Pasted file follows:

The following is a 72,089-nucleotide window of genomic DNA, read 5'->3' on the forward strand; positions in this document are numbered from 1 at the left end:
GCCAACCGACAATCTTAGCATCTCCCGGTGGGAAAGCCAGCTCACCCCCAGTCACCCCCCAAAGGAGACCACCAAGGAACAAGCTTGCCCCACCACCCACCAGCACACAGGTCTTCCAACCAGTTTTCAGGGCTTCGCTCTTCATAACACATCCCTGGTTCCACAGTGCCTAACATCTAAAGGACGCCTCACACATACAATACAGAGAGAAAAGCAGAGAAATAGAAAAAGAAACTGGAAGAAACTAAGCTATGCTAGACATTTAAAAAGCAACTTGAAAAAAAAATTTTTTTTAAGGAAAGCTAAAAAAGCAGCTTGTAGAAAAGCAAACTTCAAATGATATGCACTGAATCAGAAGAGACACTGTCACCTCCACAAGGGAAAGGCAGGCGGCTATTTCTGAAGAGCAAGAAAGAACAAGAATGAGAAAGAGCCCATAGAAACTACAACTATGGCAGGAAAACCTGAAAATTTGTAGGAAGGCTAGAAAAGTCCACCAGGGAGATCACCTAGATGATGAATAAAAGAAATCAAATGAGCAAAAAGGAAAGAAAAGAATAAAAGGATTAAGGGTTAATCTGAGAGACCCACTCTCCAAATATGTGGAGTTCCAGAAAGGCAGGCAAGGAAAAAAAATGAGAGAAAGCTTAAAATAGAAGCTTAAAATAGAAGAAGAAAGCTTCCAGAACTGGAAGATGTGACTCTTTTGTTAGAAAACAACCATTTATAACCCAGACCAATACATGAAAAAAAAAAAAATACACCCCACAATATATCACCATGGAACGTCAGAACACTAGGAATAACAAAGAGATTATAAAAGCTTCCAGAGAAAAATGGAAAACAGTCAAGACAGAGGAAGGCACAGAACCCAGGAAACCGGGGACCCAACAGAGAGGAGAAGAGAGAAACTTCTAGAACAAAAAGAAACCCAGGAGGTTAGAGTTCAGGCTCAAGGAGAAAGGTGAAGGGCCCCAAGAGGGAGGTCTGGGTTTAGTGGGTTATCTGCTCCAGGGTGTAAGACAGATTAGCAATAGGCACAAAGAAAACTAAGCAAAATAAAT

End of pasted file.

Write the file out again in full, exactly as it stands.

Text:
The following is a 72,089-nucleotide window of genomic DNA, read 5'->3' on the forward strand; positions in this document are numbered from 1 at the left end:
GCCAACCGACAATCTTAGCATCTCCCGGTGGGAAAGCCAGCTCACCCCCAGTCACCCCCCAAAGGAGACCACCAAGGAACAAGCTTGCCCCACCACCCACCAGCACACAGGTCTTCCAACCAGTTTTCAGGGCTTCGCTCTTCATAACACATCCCTGGTTCCACAGTGCCTAACATCTAAAGGACGCCTCACACATACAATACAGAGAGAAAAGCAGAGAAATAGAAAAAGAAACTGGAAGAAACTAAGCTATGCTAGACATTTAAAAAGCAACTTGAAAAAAAAATTTTTTTTAAGGAAAGCTAAAAAAGCAGCTTGTAGAAAAGCAAACTTCAAATGATATGCACTGAATCAGAAGAGACACTGTCACCTCCACAAGGGAAAGGCAGGCGGCTATTTCTGAAGAGCAAGAAAGAACAAGAATGAGAAAGAGCCCATAGAAACTACAACTATGGCAGGAAAACCTGAAAATTTGTAGGAAGGCTAGAAAAGTCCACCAGGGAGATCACCTAGATGATGAATAAAAGAAATCAAATGAGCAAAAAGGAAAGAAAAGAATAAAAGGATTAAGGGTTAATCTGAGAGACCCACTCTCCAAATATGTGGAGTTCCAGAAAGGCAGGCAAGGAAAAAAAATGAGAGAAAGCTTAAAATAGAAGCTTAAAATAGAAGAAGAAAGCTTCCAGAACTGGAAGATGTGACTCTTTTGTTAGAAAACAACCATTTATAACCCAGACCAATACATGAAAAAAAAAAAAATACACCCCACAATATATCACCATGGAACGTCAGAACACTAGGAATAACAAAGAGATTATAAAAGCTTCCAGAGAAAAATGGAAAACAGTCAAGACAGAGGAAGGCACAGAACCCAGGAAACCGGGGACCCAACAGAGAGGAGAAGAGAGAAACTTCTAGAACAAAAAGAAACCCAGGAGGTTAGAGTTCAGGCTCAAGGAGAAAGGTGAAGGGCCCCAAGAGGGAGGTCTGGGTTTAGTGGGTTATCTGCTCCAGGGTGTAAGACAGATTAGCAATAGGCACAAAGAAAACTAAGCAAAATAAAT